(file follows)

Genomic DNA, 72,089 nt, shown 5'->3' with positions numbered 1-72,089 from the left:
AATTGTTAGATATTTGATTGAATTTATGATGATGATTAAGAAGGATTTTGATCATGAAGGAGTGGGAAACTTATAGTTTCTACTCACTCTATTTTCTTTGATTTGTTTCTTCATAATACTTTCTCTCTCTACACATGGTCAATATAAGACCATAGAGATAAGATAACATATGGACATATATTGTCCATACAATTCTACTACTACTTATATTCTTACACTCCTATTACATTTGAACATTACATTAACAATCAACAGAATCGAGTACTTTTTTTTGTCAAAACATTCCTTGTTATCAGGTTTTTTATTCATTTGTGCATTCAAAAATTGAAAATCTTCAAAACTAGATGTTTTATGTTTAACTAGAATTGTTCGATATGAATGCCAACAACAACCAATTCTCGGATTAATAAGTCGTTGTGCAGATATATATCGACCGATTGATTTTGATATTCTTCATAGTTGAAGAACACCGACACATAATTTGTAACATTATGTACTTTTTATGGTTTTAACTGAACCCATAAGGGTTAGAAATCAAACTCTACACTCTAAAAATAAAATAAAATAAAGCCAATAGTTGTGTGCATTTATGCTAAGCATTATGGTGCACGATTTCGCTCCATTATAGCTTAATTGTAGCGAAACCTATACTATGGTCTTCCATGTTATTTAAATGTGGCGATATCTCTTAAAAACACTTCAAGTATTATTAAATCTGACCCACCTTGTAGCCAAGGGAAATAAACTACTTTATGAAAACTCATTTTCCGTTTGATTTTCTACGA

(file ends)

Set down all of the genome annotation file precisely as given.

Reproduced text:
Genomic DNA, 72,089 nt, shown 5'->3' with positions numbered 1-72,089 from the left:
AATTGTTAGATATTTGATTGAATTTATGATGATGATTAAGAAGGATTTTGATCATGAAGGAGTGGGAAACTTATAGTTTCTACTCACTCTATTTTCTTTGATTTGTTTCTTCATAATACTTTCTCTCTCTACACATGGTCAATATAAGACCATAGAGATAAGATAACATATGGACATATATTGTCCATACAATTCTACTACTACTTATATTCTTACACTCCTATTACATTTGAACATTACATTAACAATCAACAGAATCGAGTACTTTTTTTTGTCAAAACATTCCTTGTTATCAGGTTTTTTATTCATTTGTGCATTCAAAAATTGAAAATCTTCAAAACTAGATGTTTTATGTTTAACTAGAATTGTTCGATATGAATGCCAACAACAACCAATTCTCGGATTAATAAGTCGTTGTGCAGATATATATCGACCGATTGATTTTGATATTCTTCATAGTTGAAGAACACCGACACATAATTTGTAACATTATGTACTTTTTATGGTTTTAACTGAACCCATAAGGGTTAGAAATCAAACTCTACACTCTAAAAATAAAATAAAATAAAGCCAATAGTTGTGTGCATTTATGCTAAGCATTATGGTGCACGATTTCGCTCCATTATAGCTTAATTGTAGCGAAACCTATACTATGGTCTTCCATGTTATTTAAATGTGGCGATATCTCTTAAAAACACTTCAAGTATTATTAAATCTGACCCACCTTGTAGCCAAGGGAAATAAACTACTTTATGAAAACTCATTTTCCGTTTGATTTTCTACGA